Blogservations 07/09/09, Marlins 14, Diamondbacks 7

Uh, wow. I turned the game off to hang out with my girlfriend and do a little catch-up work, and was pleasantly surprised when she left and I turned on the TV to see the Marlins down only 7-4. They had just grounded into a double play with the bases loaded to end the inning. And then this happened.

The Inning, Part Deux

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Everything that could have gone right for the Marlins did, and subsequently everything that could have gone wrong for the D-backs did as well. The hindsight-brilliance of Fredi Gonzalez to bring Brett Carroll in for Chris Coghlan to face the lefty Scott Schoeneweis or force D-backs manager A.J. Hinch to sub in a righty out of the pen worked perfectly, as did the Hanley Ramirez pinch-hit appearance. Two errors and a passed ball caused major problems for the D-backs, but after a certain point it didn’t really matter what they did. Carroll’s blast dropped their winning chances considerably (from 75.8% to win to 28.3% in one swing). From there, they lost around 6% per run scored until the Marlins were up by three.

Here’s a comparison to the original “The Inning,” the fateful evening versus the Chicago Cubs in Game 6 of the 2003 National League Championship series.

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Both innings gave way to tremendous turnarounds. Both occurred in the eighth inning of a ballgame while the Marlins were down by three. The Cubs held a 95.6% chance of winning the game coming into the inning, while the Diamondbacks last night came into the eighth with an 88.4% chance of victory. Both teams left with little to no chance remaining; the Cubs finished the eight-run eighth with only a 1.9% chance to win, while the Diamondbacks had a meager 0.5% chance of victory.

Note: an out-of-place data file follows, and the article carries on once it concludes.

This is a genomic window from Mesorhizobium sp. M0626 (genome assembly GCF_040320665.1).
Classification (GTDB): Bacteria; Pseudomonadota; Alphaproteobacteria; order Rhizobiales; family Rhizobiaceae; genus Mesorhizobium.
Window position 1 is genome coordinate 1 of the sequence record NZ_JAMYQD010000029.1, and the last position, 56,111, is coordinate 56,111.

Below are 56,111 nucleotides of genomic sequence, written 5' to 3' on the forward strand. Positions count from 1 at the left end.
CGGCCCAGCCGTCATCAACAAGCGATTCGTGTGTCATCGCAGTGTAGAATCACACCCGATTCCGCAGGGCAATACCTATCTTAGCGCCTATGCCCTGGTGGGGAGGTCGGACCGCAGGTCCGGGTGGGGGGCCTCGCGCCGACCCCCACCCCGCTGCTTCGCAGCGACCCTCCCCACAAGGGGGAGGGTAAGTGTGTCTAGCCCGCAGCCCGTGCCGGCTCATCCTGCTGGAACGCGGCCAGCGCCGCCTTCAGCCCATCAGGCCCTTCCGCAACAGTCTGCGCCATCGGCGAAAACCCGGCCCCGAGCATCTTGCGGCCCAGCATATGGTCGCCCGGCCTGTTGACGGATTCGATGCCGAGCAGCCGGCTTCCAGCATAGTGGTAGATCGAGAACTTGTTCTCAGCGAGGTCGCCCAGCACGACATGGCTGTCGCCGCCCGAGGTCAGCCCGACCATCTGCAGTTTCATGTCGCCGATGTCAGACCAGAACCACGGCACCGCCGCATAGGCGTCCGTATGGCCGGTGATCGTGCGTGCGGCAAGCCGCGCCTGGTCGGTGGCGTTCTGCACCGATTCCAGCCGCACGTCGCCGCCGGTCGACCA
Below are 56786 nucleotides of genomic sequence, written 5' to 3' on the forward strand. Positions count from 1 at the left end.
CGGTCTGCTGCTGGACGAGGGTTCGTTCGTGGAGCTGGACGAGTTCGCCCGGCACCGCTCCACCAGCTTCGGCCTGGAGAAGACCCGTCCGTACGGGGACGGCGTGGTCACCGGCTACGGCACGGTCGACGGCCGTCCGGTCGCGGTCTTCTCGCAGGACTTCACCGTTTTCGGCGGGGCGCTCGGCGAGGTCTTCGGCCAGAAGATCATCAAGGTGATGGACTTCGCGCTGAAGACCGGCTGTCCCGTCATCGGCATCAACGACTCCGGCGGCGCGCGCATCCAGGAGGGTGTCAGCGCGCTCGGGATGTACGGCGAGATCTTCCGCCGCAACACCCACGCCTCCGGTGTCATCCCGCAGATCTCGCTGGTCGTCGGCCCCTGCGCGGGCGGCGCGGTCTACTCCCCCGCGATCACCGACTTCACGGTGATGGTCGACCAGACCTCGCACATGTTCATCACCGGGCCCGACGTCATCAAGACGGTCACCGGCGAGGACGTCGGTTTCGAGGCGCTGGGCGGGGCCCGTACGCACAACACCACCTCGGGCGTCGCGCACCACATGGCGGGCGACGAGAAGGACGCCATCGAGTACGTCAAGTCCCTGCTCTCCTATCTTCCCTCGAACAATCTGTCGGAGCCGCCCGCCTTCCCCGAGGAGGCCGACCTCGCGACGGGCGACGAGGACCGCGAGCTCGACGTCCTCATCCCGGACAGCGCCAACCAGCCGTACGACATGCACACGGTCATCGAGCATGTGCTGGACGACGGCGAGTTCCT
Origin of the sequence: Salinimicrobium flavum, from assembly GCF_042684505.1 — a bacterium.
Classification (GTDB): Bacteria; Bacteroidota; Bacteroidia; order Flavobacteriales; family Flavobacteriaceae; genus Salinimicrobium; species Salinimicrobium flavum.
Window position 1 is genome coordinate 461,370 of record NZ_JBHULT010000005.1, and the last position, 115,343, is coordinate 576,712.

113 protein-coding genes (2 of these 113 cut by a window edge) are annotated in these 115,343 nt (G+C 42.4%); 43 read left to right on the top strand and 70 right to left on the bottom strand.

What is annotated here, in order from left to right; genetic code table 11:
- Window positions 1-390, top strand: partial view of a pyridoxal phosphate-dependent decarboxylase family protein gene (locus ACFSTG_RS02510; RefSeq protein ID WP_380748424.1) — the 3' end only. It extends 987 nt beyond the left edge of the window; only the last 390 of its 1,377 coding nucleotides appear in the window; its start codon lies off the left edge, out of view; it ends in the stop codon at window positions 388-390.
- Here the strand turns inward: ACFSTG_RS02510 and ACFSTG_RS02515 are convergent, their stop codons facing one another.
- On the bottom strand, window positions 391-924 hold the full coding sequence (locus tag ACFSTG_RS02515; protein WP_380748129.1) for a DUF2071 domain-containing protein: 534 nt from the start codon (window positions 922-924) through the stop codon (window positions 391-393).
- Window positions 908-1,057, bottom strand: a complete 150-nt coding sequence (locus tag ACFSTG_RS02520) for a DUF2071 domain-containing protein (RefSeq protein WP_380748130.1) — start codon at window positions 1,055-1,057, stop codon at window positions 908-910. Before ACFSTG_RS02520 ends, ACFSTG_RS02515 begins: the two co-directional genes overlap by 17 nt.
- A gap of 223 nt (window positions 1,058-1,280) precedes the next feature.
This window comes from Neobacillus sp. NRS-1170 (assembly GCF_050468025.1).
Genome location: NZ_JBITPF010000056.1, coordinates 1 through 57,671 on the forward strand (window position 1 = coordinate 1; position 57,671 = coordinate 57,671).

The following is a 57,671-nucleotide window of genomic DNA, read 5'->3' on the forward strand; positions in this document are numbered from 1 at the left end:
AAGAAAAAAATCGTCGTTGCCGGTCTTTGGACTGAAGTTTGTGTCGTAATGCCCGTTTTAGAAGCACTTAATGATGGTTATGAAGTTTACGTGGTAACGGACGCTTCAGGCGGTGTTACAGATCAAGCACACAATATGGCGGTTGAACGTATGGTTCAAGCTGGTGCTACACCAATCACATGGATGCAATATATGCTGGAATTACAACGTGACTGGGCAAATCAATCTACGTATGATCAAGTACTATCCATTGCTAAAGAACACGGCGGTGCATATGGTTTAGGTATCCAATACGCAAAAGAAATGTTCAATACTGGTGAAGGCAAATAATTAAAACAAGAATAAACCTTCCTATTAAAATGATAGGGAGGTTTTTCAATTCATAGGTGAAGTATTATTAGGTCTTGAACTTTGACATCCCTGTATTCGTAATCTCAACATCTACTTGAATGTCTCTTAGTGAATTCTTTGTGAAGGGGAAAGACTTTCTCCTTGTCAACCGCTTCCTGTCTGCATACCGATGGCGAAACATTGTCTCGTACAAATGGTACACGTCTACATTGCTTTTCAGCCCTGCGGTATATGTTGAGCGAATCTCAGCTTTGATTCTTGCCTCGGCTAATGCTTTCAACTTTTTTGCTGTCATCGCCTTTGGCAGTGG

Beyond perhaps the absurdity in all of this is the fact that such leads as the ones held by the Cubs and Diamondbacks are almost insurmountable. Save chances should not be awarded to relievers for “closing” a game of this type. If you enter the ninth inning with a three-run lead, chances are your odds of winning are in the mid-90’s. Do you want to be saving your best reliever for such a situation? Shouldn’t he have come in in the seventh, when there were two men on and one out in a one-run game? But managers continue to throw lesser relievers into higher leverage situations while saving closers for ridiuclous three-run lead “saves.” In addition, and Tommy Hutton pointed it out during the first game of the Giants series, closers can create their own save situations by blowing larger leads, or can just barely maintain large leads on their way to a save. The enitre statistic is flawed at an elemental level that, as a result of it being a mainstream statistic, has skewed the minds of managers into fixing rigid bullpen roles for their relievers unnecessarily.

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